TALLAHASSEE, Fla. — Florida's state attorney said there was no evidence Terri Schiavo's collapse 15 years ago involved criminal activity, and Gov. Jeb Bush on Thursday declared an end to the state's inquiry.
Bush had asked State Attorney Bernie McCabe to investigate Schiavo's case after her autopsy last month. He said he now considered the state's involvement with the matter finished.
"Based on your conclusions, I will follow your recommendation that the inquiry by the state be closed," Bush said in a two-sentence letter.
In asking McCabe to look again into what put Schiavo in a persistent vegetative state, Bush had cited an alleged gap between when Schiavo's husband Michael found her and when he called 911.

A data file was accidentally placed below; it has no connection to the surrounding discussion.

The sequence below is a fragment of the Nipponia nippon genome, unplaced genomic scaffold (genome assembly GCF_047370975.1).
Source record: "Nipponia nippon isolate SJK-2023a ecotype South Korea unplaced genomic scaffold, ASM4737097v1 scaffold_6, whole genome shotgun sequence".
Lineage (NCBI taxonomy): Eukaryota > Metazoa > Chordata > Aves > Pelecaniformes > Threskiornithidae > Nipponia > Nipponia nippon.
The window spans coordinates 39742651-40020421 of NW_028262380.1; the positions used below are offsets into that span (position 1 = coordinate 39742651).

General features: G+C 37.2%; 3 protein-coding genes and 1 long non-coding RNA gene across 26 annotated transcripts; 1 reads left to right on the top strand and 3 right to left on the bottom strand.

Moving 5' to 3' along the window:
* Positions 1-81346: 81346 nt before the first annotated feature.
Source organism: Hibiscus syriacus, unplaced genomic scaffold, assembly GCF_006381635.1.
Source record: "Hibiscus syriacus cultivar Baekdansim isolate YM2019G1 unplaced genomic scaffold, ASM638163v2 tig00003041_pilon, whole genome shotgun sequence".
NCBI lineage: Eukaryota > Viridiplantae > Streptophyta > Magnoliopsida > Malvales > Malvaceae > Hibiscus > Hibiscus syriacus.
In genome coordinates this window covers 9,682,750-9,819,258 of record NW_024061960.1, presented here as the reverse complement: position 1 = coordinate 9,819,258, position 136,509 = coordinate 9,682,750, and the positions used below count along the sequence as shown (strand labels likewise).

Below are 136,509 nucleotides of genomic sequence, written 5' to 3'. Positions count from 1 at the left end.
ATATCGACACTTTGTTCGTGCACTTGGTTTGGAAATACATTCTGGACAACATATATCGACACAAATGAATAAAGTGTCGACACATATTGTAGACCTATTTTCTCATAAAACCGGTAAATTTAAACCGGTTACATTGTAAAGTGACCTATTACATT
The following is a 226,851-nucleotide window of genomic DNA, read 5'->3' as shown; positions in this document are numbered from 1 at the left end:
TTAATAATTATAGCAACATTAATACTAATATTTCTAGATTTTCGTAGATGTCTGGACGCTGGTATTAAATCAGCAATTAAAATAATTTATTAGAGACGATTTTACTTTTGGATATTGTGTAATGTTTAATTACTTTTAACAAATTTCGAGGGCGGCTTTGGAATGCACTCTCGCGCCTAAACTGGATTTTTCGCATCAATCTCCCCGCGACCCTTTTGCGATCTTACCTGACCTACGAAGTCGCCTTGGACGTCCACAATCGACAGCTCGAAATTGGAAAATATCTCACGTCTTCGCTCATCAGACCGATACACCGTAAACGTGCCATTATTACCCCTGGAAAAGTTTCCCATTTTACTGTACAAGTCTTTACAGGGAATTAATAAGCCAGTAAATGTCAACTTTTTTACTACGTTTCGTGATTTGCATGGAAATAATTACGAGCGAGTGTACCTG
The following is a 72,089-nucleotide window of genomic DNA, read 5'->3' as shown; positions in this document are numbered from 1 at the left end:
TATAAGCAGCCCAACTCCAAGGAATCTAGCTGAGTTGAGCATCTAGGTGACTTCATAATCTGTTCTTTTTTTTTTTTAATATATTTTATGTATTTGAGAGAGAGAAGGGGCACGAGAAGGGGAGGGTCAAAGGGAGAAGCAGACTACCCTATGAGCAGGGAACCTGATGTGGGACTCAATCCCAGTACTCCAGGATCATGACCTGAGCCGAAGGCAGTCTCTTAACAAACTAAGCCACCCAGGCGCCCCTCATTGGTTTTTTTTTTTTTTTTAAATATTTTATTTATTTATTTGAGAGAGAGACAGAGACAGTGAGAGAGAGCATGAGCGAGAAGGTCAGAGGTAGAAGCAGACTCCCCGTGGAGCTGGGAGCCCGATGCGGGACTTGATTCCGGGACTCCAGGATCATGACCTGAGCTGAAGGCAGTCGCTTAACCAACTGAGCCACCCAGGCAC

McCabe found that although such discrepancies might exist in the record, Michael Schiavo's statements that he called 911 immediately had been consistent.
"This consistency, coupled with the varying recollections of the precise time offered by other interested parties, lead me to the conclusion that such discrepancies are not indicative of criminal activity and thus not material to any potential investigation," McCabe wrote in a letter to Bush accompanying his report.
The report, dated June 30, was released Thursday.
The bitter right-to-die case involved the courts, Congress and the White House.
Terri Schiavo died March 31 from dehydration after her feeding tube was disconnected despite efforts by Bush, her parents and some lawmakers to keep her alive.
Michael Schiavo had fought to have the tube disconnected, saying his wife wouldn't have wanted to remain in such a state.
The autopsy left unanswered the question of why Terri Schiavo's heart temporarily stopped, cutting off oxygen to her brain. A medical examiner was unable to determine with reasonable certainty a "manner of death."
McCabe said there must be some fact or evidence indicating a criminal act caused the death to open a full homicide investigation.
He said the review revealed none.